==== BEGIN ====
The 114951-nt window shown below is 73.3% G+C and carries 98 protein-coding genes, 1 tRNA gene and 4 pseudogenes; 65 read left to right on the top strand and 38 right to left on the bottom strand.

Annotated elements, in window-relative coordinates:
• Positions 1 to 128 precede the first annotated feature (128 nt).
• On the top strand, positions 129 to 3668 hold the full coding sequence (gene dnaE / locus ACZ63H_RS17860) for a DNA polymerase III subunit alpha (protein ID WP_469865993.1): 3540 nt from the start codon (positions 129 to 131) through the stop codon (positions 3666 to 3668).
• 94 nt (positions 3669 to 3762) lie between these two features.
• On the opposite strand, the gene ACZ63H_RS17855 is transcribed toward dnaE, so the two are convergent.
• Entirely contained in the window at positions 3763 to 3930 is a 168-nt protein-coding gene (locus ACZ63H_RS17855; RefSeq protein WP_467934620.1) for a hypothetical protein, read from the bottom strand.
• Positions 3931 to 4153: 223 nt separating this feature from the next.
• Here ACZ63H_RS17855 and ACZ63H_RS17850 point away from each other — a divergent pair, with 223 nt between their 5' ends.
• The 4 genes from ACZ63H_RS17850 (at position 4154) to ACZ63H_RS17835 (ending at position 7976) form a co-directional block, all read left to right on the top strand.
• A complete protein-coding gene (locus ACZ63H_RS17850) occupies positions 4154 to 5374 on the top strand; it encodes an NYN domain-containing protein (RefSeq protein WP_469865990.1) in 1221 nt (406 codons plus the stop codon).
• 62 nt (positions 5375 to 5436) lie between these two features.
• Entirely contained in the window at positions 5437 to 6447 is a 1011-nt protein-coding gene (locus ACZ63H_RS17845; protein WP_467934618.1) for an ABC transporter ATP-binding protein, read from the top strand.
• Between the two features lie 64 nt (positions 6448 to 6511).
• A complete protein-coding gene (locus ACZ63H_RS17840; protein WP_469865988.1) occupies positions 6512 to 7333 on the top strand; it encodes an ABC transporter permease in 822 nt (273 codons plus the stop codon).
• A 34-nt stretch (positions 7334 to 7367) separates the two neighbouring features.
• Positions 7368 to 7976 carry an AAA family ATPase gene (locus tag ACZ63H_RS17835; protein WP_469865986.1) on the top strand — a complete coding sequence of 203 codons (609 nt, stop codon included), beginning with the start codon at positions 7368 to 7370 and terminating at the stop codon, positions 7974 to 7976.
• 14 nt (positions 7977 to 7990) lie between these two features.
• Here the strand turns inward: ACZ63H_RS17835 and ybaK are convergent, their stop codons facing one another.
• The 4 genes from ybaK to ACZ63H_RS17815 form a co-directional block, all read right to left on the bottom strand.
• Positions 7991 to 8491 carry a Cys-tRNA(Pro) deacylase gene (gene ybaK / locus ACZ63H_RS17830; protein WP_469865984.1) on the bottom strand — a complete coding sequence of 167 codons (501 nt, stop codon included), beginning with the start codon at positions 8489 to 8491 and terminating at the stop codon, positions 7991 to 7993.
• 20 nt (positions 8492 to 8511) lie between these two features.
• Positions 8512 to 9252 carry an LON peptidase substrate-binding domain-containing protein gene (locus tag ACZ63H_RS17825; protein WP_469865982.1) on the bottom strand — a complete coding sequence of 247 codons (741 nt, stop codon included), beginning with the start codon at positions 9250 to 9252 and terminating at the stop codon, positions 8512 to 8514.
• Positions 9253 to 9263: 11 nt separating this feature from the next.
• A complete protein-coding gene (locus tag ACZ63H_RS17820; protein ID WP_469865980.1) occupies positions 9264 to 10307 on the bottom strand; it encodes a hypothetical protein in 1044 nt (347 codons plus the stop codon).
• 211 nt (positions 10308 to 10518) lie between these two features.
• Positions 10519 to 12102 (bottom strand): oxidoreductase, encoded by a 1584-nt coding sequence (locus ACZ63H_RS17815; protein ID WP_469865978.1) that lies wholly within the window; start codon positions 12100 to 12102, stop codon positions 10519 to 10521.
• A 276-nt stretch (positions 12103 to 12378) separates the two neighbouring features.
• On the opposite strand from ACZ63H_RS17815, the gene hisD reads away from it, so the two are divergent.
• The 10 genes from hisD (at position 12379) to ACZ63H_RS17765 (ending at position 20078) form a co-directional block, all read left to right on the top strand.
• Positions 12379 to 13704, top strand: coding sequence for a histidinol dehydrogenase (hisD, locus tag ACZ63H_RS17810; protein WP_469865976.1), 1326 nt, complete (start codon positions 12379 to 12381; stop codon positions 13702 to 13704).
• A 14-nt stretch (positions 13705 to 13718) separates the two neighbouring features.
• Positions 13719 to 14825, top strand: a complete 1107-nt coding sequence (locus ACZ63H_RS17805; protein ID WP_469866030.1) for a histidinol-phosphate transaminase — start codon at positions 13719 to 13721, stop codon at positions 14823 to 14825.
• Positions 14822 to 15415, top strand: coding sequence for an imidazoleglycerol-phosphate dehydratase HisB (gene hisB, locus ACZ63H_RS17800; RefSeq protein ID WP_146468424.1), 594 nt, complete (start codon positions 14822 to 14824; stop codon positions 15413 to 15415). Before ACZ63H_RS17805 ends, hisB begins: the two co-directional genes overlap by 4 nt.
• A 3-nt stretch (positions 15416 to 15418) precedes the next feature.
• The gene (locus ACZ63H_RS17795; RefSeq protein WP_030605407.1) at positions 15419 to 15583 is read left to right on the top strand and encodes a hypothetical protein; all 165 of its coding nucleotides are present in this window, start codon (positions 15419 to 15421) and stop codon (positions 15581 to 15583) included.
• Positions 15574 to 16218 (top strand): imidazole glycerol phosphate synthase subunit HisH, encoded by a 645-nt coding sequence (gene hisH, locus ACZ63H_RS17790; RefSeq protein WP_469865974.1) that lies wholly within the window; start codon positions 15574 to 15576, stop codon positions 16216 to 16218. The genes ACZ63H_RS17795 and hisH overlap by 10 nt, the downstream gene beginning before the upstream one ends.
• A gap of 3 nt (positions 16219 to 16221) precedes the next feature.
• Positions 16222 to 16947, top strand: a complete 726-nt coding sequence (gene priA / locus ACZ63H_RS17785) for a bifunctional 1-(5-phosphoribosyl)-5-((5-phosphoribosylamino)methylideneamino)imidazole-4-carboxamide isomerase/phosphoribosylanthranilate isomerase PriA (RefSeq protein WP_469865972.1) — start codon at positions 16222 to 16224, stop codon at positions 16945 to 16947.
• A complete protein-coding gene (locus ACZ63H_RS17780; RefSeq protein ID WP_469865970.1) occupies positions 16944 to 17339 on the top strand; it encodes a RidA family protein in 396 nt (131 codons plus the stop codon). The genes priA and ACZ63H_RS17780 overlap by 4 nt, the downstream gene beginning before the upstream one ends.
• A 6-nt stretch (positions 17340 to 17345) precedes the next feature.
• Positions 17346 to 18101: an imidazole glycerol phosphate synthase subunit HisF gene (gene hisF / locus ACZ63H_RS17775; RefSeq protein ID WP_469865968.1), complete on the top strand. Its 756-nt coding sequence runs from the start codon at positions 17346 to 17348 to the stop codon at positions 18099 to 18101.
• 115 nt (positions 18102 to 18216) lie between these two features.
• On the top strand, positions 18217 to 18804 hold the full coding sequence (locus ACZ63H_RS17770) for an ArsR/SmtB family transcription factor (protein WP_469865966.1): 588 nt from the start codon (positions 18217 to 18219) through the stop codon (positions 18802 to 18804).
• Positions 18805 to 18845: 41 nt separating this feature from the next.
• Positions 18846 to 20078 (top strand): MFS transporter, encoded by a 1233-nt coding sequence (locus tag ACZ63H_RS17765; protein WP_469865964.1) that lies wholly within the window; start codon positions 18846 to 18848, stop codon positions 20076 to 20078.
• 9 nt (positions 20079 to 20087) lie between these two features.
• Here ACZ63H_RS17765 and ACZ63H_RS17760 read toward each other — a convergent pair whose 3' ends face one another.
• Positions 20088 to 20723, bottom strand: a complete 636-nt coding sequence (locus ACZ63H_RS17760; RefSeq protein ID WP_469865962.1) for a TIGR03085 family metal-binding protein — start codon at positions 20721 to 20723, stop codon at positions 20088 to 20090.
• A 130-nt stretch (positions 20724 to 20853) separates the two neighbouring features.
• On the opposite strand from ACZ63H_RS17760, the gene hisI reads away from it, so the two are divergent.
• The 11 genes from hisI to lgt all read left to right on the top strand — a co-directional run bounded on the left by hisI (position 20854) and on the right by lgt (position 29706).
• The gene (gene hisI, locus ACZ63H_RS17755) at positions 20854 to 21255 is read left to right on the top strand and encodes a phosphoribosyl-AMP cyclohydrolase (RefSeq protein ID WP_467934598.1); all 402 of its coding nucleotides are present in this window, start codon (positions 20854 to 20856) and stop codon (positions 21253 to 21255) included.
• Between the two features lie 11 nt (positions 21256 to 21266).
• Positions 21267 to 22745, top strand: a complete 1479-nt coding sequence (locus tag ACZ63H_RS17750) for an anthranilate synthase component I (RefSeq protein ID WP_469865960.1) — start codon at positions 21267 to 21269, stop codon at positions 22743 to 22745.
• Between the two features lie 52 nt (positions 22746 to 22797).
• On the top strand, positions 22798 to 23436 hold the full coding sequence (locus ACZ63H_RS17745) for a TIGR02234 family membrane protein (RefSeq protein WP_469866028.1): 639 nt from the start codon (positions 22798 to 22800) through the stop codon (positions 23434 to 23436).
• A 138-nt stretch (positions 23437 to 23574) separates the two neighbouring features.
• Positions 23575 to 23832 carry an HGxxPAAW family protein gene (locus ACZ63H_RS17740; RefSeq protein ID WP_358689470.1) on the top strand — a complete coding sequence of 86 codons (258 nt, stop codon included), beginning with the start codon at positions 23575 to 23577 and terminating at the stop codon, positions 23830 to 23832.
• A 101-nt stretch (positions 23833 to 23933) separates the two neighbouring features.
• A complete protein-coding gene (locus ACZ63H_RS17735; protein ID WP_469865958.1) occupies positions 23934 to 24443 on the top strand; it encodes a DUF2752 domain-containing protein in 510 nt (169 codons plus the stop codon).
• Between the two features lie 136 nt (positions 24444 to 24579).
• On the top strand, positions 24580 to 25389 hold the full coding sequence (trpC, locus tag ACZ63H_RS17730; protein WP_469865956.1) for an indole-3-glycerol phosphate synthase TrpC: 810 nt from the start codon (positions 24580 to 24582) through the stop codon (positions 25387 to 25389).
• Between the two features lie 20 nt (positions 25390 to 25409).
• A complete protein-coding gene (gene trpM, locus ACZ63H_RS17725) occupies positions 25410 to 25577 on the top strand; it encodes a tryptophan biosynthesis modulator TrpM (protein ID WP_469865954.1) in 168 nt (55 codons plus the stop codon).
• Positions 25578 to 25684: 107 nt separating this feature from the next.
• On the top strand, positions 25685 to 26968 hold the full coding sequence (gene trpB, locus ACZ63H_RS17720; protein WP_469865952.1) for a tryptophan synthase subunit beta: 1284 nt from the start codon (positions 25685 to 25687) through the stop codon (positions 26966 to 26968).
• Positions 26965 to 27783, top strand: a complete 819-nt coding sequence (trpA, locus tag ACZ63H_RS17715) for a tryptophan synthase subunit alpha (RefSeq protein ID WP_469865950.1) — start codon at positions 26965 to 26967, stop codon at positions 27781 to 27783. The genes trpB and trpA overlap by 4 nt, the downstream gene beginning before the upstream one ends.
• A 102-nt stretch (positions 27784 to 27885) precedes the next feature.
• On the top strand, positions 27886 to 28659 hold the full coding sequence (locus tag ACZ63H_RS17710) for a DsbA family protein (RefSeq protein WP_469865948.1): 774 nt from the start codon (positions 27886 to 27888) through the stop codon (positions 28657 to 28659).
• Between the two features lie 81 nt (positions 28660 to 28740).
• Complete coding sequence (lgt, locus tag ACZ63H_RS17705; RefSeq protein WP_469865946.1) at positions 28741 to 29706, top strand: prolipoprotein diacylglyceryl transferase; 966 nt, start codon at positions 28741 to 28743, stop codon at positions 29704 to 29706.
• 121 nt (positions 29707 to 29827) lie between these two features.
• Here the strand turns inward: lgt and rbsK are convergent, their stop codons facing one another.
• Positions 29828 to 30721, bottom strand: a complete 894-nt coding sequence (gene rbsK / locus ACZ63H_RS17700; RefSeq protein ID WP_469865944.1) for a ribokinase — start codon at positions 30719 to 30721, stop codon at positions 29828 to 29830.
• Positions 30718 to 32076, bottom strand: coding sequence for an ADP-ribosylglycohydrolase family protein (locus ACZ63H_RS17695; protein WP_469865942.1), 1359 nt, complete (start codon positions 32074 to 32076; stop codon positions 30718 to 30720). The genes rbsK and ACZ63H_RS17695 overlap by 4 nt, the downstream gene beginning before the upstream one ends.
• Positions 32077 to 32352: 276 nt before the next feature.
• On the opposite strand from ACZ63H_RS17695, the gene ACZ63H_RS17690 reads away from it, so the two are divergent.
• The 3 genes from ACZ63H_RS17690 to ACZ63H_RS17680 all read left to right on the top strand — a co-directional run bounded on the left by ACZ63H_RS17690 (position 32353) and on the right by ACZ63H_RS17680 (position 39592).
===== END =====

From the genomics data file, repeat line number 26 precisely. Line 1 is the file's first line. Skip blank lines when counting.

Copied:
• 211 nt (positions 10308 to 10518) lie between these two features.